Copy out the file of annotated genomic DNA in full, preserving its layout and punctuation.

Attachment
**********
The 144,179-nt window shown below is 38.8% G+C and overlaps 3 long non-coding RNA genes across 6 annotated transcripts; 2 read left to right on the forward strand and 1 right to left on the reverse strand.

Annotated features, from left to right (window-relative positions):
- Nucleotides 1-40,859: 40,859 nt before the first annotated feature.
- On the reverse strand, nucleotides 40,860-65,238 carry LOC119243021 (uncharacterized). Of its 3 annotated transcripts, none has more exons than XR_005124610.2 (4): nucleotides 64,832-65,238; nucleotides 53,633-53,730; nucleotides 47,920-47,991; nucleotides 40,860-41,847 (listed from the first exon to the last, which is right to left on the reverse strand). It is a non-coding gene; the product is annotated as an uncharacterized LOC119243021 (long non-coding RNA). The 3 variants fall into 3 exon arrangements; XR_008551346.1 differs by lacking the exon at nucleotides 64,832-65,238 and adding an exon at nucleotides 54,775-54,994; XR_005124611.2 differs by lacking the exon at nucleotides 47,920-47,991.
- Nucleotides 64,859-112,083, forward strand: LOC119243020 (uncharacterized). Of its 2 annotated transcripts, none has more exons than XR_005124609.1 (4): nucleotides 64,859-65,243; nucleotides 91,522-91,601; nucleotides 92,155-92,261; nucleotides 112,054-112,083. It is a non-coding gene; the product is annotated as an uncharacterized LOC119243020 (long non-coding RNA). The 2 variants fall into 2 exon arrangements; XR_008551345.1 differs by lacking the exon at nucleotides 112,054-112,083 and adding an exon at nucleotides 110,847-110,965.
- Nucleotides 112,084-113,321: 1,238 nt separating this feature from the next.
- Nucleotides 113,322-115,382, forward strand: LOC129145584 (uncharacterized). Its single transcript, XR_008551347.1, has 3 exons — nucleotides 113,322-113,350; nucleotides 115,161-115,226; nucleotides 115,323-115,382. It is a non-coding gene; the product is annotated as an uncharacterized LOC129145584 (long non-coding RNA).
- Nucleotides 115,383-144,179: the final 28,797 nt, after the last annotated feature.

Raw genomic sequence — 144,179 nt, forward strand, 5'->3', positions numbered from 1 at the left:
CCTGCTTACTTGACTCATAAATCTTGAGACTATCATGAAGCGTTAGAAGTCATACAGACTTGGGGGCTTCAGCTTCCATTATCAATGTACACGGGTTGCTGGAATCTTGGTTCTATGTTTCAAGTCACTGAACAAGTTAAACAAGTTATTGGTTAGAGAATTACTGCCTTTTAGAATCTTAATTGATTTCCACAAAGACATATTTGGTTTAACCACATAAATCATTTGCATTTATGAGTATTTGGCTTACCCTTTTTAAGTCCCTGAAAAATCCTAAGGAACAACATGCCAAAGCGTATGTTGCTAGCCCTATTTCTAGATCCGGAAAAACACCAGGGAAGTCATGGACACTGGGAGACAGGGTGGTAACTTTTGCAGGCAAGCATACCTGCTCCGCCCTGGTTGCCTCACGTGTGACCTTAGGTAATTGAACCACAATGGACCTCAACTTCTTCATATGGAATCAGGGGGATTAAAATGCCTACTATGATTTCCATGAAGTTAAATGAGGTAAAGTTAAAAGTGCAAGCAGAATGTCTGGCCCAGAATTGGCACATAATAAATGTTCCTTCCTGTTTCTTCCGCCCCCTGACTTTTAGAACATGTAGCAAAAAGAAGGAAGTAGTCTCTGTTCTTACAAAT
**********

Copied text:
The 144,179-nt window shown below is 38.8% G+C and overlaps 3 long non-coding RNA genes across 6 annotated transcripts; 2 read left to right on the forward strand and 1 right to left on the reverse strand.

Annotated features, from left to right (window-relative positions):
- Nucleotides 1-40,859: 40,859 nt before the first annotated feature.
- On the reverse strand, nucleotides 40,860-65,238 carry LOC119243021 (uncharacterized). Of its 3 annotated transcripts, none has more exons than XR_005124610.2 (4): nucleotides 64,832-65,238; nucleotides 53,633-53,730; nucleotides 47,920-47,991; nucleotides 40,860-41,847 (listed from the first exon to the last, which is right to left on the reverse strand). It is a non-coding gene; the product is annotated as an uncharacterized LOC119243021 (long non-coding RNA). The 3 variants fall into 3 exon arrangements; XR_008551346.1 differs by lacking the exon at nucleotides 64,832-65,238 and adding an exon at nucleotides 54,775-54,994; XR_005124611.2 differs by lacking the exon at nucleotides 47,920-47,991.
- Nucleotides 64,859-112,083, forward strand: LOC119243020 (uncharacterized). Of its 2 annotated transcripts, none has more exons than XR_005124609.1 (4): nucleotides 64,859-65,243; nucleotides 91,522-91,601; nucleotides 92,155-92,261; nucleotides 112,054-112,083. It is a non-coding gene; the product is annotated as an uncharacterized LOC119243020 (long non-coding RNA). The 2 variants fall into 2 exon arrangements; XR_008551345.1 differs by lacking the exon at nucleotides 112,054-112,083 and adding an exon at nucleotides 110,847-110,965.
- Nucleotides 112,084-113,321: 1,238 nt separating this feature from the next.
- Nucleotides 113,322-115,382, forward strand: LOC129145584 (uncharacterized). Its single transcript, XR_008551347.1, has 3 exons — nucleotides 113,322-113,350; nucleotides 115,161-115,226; nucleotides 115,323-115,382. It is a non-coding gene; the product is annotated as an uncharacterized LOC129145584 (long non-coding RNA).
- Nucleotides 115,383-144,179: the final 28,797 nt, after the last annotated feature.

Raw genomic sequence — 144,179 nt, forward strand, 5'->3', positions numbered from 1 at the left:
CCTGCTTACTTGACTCATAAATCTTGAGACTATCATGAAGCGTTAGAAGTCATACAGACTTGGGGGCTTCAGCTTCCATTATCAATGTACACGGGTTGCTGGAATCTTGGTTCTATGTTTCAAGTCACTGAACAAGTTAAACAAGTTATTGGTTAGAGAATTACTGCCTTTTAGAATCTTAATTGATTTCCACAAAGACATATTTGGTTTAACCACATAAATCATTTGCATTTATGAGTATTTGGCTTACCCTTTTTAAGTCCCTGAAAAATCCTAAGGAACAACATGCCAAAGCGTATGTTGCTAGCCCTATTTCTAGATCCGGAAAAACACCAGGGAAGTCATGGACACTGGGAGACAGGGTGGTAACTTTTGCAGGCAAGCATACCTGCTCCGCCCTGGTTGCCTCACGTGTGACCTTAGGTAATTGAACCACAATGGACCTCAACTTCTTCATATGGAATCAGGGGGATTAAAATGCCTACTATGATTTCCATGAAGTTAAATGAGGTAAAGTTAAAAGTGCAAGCAGAATGTCTGGCCCAGAATTGGCACATAATAAATGTTCCTTCCTGTTTCTTCCGCCCCCTGACTTTTAGAACATGTAGCAAAAAGAAGGAAGTAGTCTCTGTTCTTACAAAT